What Is THCP?


Yes, it is indeed yet another “new” cannabinoid!  Tetrahydrocannabiphorol (aka THCP) is unbelievably potent, making it an obvious choice ingredient in our Raspberry Blue delta 8 gummies.  But what is THCP?  Since THCP was only discovered a few years ago, there is still quite a lot to learn.  What we do know so far is pretty exciting.  

Who discovered THCP?

THCP was actually discovered by total accident.  Italian researchers were analyzing medical cannabis samples when they discovered the cannabinoid.  Like delta 8, THCP only occurs naturally in trace amounts.  Seriously, it only appears in concentrations of .1%.  In another similarity to delta 8, THCP can be synthesized from hemp-derived CBD.

Is it legal?

Since most THCP is made from hemp, it is considered legal on a federal level.  Currently, no one has explicitly banned it by name, but certain states have been cracking down on various cannabinoids.  These states have made it clear that they will not permit psychoactive hemp goods to be sold on their soil:

  • Alaska
  • Arizona
  • Arkansas
  • Colorado
  • Delaware
  • Idaho
  • Iowa
  • Mississippi
  • Montana
  • Nevada
  • New York
  • North Dakota
  • Rhode Island
  • Utah
  • Vermont
  • Washington

The laws are something of a gray area, so be sure to keep up to date on what is or isn’t allowed in your state.  As THCP becomes more mainstream, it is likely that certain legislators will seek to ban it specifically.

The endocannabinoid system

In order to explain why THCP is such an interesting cannabinoid, it is necessary to first understand the endocannabinoid system.  This system is designed to work with the endocannabinoids naturally found in our own bodies.  The phytocannabinoids in cannabis or hemp are chemically similar to our endocannabinoids.  This means that the cannabinoids we consume interact with the endocannabinoid system.  

The ECS is made up of two different types of receptors: CB1 receptors and CB2 receptors.  CB1 receptors are primarily located in the central nervous system, while CB2 receptors are predominantly based in the peripheral nervous system.  The CB1 receptors are responsible for the psychoactive effects that you feel from cannabinoids like THC, delta 8, and HHC.  As a whole, the ECS has been linked to many of our bodies functions including appetite, metabolism, chronic pain, inflammation, mood, memory, sleep, stress, skin and nerve function.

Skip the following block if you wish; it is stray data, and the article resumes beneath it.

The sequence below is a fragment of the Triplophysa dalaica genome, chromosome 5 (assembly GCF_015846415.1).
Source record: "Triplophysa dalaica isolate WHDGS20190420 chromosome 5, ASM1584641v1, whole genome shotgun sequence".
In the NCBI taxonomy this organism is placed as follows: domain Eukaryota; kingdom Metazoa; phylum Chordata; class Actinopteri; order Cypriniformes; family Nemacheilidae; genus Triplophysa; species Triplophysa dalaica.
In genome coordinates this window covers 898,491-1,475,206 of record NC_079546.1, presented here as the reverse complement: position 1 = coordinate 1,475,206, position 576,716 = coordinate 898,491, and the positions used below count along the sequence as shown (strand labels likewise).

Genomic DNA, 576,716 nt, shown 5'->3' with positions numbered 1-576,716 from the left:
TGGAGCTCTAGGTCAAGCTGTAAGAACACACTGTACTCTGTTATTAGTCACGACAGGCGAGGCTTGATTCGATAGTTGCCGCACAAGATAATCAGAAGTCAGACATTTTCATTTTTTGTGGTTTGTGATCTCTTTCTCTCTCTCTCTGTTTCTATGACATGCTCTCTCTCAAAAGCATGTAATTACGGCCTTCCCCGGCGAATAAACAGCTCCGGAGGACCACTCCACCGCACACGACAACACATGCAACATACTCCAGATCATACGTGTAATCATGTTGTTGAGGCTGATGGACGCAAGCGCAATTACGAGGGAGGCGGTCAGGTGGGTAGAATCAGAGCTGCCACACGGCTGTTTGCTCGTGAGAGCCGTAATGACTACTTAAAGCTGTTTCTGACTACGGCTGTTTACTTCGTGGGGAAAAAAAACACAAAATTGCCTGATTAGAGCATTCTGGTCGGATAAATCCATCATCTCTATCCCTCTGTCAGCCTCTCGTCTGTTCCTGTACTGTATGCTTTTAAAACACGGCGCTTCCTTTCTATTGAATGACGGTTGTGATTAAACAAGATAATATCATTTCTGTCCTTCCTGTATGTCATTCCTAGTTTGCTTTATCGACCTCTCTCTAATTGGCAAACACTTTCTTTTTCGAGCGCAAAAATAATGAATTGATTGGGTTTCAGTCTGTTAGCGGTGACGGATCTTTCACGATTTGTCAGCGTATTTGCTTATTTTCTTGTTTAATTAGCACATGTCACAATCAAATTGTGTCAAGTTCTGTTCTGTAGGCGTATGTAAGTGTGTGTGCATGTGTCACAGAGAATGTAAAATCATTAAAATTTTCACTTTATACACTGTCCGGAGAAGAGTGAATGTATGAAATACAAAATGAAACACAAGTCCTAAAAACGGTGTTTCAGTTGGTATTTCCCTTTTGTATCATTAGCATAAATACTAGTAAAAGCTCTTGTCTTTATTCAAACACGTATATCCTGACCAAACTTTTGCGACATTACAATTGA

What does it all mean?

This all sounds great, but what is THCP actually known for?  What if I told you that this hot new cannabinoid is actually over thirty times more potent than traditional delta 8 THC?  While this sounds like an outrageous claim, research shows that THCP attaches to CB1 receptors up to 33X more frequently than THC.  The reason for this comes down to chemistry.  Delta 9 THC contains a carbon side chain.  THC’s chain is made up of five carbon molecules.  THCP has two additional carbon molecules.  

These two extra molecules are responsible for THCP’s affinity for our CB1 receptors.  Since the CB1 receptors are linked to the high you feel from certain cannabinoids, it’s safe to say that anything that binds this much to those receptors will take your high to new levels.

How does it feel?

THCP is significantly stronger than THC, so you would need a lower dose to experience the same effects that you normally would while indulging.  It is actually sixty times stronger than delta 8 and HHC.  Definitely use with caution if you have a low tolerance, or even if you don’t.  There still isn’t a lot of research regarding THCP, but the extra strong potency definitely makes for a wild experience.

THCP is still a pretty new player on the scene.  Get ahead of the game and try it before everyone else catches on.  Our Raspberry Blue gummies will send you sky high while everyone else is still asking “what is THCP?”.  Our gummies are made with live resin, which means you’re getting maximum terpenes in every serving.  We also use both delta 8 and THCP to create a perfect blend for maximum chill.  THCP is too exciting to stay underground for very long, and I can’t wait to see what else we learn about it in the coming years.